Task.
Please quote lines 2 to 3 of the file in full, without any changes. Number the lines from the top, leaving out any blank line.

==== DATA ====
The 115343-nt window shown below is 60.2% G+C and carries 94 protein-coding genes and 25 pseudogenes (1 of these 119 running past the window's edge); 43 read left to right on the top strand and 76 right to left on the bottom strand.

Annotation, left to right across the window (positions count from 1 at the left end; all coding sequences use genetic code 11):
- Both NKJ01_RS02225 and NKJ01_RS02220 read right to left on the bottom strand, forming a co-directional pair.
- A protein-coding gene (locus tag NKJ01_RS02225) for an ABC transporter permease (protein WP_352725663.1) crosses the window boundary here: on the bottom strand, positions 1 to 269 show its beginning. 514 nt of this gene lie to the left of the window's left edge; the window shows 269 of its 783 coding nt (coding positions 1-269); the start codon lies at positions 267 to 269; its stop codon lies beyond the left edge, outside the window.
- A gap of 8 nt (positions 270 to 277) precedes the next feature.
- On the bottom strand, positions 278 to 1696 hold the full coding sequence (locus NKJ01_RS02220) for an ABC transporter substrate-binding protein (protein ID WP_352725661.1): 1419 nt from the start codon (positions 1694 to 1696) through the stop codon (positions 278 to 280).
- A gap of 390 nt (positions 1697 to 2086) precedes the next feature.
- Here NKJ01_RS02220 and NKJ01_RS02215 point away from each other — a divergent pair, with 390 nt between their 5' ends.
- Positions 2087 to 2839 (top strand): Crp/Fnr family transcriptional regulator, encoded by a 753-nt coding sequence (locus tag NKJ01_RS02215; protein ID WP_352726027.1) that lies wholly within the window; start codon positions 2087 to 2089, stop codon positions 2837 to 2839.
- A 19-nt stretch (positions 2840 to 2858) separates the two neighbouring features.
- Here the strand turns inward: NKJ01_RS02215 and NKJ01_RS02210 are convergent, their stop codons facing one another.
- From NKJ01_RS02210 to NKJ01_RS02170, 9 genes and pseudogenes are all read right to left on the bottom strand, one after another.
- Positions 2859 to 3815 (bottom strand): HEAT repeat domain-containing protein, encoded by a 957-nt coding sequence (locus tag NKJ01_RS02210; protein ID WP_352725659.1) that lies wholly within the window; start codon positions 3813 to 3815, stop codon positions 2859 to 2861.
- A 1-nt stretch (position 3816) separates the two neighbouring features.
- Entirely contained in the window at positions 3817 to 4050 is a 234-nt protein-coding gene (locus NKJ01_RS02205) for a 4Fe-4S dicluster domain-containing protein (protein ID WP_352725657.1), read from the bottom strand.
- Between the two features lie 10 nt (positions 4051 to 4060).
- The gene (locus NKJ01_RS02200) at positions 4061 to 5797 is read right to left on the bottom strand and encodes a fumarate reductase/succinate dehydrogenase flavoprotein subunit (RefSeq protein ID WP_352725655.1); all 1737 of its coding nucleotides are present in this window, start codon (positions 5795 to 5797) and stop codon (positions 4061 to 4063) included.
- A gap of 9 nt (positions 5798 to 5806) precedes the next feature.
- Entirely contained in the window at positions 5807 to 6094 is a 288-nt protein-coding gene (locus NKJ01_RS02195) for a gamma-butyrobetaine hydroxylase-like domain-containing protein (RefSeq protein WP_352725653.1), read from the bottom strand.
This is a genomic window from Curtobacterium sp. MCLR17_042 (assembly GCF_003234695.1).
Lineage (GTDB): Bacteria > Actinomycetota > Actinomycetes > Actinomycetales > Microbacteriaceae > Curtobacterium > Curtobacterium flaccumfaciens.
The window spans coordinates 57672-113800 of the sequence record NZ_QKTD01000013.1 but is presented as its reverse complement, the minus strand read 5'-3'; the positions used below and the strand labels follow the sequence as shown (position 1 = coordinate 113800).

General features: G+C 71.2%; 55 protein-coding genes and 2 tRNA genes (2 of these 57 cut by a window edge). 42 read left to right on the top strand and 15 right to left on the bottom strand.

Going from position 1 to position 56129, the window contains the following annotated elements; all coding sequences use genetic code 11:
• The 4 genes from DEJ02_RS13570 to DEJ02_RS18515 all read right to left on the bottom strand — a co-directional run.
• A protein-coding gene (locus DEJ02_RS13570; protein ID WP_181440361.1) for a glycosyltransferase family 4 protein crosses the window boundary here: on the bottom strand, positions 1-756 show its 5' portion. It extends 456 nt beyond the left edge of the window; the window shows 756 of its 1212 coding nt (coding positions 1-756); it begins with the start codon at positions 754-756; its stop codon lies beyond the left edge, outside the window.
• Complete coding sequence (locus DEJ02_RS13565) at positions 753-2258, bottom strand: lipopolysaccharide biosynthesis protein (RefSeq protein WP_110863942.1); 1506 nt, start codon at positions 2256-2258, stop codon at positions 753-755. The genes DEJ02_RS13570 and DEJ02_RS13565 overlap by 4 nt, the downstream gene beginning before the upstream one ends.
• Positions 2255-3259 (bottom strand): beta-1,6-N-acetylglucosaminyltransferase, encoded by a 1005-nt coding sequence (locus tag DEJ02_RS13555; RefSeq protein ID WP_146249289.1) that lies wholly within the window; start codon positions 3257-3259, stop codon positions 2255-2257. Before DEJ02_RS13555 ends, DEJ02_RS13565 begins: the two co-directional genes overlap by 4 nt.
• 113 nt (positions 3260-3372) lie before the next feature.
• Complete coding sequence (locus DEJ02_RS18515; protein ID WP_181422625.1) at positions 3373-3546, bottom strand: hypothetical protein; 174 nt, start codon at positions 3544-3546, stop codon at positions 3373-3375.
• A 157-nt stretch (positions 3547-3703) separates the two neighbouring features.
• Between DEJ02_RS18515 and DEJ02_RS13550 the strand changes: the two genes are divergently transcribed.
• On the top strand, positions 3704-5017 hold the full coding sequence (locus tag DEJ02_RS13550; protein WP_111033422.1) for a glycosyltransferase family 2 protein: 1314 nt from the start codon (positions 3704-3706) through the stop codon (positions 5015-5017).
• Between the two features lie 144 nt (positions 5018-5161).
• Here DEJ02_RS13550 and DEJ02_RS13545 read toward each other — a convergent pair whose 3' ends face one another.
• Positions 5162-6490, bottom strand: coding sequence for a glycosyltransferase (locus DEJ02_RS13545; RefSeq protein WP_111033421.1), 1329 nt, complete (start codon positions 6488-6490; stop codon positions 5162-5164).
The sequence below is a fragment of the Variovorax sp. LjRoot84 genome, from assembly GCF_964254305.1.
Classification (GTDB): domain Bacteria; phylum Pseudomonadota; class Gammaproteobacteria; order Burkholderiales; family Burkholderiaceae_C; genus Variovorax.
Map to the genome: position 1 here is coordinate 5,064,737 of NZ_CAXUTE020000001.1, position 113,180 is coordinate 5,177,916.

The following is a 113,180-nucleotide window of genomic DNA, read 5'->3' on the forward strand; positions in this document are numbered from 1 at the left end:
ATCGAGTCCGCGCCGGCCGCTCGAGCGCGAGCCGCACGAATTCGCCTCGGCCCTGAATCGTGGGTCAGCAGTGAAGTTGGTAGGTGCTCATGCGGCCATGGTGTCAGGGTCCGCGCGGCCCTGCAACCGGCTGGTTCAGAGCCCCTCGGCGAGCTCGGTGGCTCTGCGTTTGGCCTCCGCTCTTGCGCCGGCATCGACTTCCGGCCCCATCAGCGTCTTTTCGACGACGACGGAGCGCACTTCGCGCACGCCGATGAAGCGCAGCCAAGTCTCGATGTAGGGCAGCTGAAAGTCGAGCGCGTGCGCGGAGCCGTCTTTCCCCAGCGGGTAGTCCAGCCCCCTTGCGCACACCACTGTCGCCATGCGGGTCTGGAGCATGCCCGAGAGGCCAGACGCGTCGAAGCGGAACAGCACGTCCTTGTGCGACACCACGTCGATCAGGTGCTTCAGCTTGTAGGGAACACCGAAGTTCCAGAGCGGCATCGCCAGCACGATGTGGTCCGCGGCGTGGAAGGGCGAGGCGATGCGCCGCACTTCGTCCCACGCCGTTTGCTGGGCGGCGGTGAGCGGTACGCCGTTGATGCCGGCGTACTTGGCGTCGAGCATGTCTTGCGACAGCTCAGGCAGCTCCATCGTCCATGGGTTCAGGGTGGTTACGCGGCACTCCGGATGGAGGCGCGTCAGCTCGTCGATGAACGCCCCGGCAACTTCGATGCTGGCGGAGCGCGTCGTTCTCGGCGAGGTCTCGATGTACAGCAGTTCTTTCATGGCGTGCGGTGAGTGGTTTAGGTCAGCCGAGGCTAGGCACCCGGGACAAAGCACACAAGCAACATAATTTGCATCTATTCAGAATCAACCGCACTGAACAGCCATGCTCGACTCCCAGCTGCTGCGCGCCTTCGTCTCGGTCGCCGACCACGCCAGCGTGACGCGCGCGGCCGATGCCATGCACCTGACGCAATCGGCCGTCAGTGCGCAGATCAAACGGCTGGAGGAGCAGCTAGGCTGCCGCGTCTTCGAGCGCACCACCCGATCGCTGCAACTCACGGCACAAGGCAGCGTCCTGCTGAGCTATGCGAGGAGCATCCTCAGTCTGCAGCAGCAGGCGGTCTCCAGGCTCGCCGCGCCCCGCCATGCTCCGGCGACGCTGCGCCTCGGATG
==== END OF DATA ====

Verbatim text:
Annotation, left to right across the window (positions count from 1 at the left end; all coding sequences use genetic code 11):
- Both NKJ01_RS02225 and NKJ01_RS02220 read right to left on the bottom strand, forming a co-directional pair.